9th Annual Symposium
Physics of Cancer
Leipzig, Germany
September 24-26, 2018
Contributed Talk
Collective motion attenuates natural selection in crowded cellular populations
Jona Kayser, Carl Schreck, Matti Gralka, Diana Fusco, Oskar Hallatschek
University of California - Berkeley, Physics Department, Stanley Hall, Berkeley, CA 94720, USA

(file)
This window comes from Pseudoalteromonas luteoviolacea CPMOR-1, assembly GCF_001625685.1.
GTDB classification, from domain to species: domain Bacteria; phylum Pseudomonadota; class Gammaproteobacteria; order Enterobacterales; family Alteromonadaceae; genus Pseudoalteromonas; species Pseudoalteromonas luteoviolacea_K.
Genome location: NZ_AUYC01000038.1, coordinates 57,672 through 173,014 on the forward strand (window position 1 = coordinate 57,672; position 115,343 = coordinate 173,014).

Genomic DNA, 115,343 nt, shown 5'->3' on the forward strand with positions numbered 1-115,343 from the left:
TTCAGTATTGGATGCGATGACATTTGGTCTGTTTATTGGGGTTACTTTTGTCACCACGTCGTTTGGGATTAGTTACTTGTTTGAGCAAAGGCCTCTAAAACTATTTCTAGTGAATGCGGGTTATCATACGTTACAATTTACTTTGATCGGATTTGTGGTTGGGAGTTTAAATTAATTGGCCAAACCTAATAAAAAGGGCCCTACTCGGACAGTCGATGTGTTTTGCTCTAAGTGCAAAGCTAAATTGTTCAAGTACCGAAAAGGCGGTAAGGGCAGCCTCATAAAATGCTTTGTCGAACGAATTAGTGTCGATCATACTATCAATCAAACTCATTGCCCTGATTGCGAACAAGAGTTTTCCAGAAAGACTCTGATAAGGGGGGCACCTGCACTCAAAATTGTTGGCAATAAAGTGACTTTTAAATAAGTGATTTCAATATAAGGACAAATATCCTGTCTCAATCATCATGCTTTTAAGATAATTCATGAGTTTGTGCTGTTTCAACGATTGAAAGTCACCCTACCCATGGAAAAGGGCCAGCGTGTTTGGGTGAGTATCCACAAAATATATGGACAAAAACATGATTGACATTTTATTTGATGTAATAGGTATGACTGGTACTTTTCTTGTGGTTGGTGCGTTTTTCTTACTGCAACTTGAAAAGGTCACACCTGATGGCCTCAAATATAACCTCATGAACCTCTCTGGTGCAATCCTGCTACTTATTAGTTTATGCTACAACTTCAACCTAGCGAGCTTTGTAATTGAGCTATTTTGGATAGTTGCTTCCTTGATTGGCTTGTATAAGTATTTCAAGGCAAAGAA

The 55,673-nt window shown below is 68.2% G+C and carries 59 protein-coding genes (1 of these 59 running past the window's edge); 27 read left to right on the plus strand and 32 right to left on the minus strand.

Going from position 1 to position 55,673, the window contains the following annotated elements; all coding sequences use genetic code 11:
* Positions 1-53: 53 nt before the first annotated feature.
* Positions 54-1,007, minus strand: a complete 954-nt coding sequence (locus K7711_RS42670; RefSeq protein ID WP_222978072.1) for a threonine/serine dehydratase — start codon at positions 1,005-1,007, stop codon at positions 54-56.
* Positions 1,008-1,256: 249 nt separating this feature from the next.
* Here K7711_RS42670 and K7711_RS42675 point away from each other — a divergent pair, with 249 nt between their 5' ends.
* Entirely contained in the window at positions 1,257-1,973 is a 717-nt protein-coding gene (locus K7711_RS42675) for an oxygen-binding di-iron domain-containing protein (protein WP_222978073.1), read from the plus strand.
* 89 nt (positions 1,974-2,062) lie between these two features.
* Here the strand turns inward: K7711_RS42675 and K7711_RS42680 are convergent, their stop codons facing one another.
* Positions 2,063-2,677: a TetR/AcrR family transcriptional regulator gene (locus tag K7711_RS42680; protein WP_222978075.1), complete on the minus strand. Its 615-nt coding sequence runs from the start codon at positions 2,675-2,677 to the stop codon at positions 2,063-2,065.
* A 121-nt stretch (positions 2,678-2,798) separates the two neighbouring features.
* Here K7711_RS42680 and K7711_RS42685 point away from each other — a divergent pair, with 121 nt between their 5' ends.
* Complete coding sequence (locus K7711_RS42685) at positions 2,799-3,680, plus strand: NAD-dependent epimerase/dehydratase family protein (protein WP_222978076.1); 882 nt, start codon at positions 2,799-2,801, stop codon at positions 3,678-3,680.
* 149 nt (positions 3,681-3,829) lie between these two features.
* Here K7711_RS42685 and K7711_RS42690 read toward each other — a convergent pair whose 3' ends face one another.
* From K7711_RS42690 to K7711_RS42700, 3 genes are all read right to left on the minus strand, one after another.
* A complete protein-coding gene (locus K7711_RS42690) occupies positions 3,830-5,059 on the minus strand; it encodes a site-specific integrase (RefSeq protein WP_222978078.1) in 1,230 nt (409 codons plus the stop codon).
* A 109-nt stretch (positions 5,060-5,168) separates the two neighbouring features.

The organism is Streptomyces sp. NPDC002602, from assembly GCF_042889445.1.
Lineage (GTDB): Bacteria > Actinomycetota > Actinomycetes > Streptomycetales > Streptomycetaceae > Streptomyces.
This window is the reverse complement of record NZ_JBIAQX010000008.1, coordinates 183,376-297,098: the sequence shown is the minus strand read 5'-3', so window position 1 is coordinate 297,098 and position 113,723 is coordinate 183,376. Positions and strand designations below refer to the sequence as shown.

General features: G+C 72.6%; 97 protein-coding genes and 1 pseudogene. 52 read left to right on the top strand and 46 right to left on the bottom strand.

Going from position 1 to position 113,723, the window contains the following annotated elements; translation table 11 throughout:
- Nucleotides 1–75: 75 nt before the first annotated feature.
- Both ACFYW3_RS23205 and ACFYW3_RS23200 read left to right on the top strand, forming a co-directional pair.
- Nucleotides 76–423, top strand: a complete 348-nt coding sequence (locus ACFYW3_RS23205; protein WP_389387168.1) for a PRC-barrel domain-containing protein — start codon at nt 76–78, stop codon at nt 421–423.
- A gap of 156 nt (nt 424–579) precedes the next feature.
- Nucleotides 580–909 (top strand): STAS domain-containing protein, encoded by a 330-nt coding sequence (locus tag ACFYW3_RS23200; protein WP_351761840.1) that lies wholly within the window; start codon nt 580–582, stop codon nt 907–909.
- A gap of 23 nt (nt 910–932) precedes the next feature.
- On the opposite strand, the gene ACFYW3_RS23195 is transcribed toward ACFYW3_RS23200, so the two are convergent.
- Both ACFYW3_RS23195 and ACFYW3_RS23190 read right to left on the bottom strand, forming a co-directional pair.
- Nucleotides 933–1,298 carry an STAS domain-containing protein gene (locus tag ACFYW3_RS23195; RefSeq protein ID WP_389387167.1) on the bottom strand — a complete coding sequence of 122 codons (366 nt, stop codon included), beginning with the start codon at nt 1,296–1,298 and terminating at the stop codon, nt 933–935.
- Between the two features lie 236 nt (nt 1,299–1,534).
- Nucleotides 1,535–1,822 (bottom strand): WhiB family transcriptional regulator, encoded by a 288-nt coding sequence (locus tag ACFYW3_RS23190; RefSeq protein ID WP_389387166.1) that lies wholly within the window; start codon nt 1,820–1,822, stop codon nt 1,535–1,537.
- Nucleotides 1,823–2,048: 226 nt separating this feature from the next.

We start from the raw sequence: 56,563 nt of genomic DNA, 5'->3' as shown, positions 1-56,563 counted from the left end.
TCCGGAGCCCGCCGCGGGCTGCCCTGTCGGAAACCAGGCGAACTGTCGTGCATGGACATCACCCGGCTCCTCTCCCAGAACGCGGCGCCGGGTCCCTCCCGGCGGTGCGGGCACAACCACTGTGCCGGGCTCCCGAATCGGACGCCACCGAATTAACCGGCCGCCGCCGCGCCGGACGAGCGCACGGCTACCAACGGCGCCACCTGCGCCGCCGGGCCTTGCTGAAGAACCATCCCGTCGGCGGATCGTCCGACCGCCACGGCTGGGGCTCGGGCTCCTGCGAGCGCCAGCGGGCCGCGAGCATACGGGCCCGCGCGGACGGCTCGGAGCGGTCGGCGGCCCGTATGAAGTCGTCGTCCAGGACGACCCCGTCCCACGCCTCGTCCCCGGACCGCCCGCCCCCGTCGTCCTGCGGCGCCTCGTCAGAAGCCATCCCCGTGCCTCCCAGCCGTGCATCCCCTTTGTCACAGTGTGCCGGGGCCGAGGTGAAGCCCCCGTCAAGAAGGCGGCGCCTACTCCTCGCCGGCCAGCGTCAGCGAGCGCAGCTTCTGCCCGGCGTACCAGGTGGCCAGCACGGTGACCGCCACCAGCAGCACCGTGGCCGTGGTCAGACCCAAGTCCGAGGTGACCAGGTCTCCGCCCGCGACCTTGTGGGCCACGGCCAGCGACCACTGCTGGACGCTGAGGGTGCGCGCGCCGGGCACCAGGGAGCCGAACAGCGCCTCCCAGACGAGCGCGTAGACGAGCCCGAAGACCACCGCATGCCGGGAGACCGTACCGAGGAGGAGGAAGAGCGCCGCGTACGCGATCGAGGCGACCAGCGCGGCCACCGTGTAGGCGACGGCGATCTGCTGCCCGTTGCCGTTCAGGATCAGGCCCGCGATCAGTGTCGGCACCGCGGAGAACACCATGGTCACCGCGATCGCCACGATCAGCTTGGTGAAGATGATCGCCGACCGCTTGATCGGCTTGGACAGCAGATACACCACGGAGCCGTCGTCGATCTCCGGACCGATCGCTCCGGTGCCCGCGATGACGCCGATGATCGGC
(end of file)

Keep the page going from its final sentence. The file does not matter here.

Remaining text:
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The successive acquisition of mutations is the primary driver of oncogenesis and cancer progression. Throughout the growth process, arising mutant clones have to compete with ancestral genotypes via natural selection. Yet, for dense cellular assemblies, such as solid tumors, little is known about how these evolutionary forces are shaped by the inherent mechanical cell-cell interactions underlying spatial population expansion. Here, by tracking slower-growing clones in a microbial model system, I show that the collective motion of cells can attenuate selection pressures, preventing costly mutations from being weeded out rapidly. The presented observations can be understood in the framework of an effective surface tension. Using a combination of microbial experiments and computational models I demonstrate that the intrinsic cooperative nature of growth-induced forces suppress the differential displacements required for selection to act. This mechanical screening of fitness differences facilitates the prolonged persistence of costly drug resistant mutations, a primary cause of cancer treatment failure.
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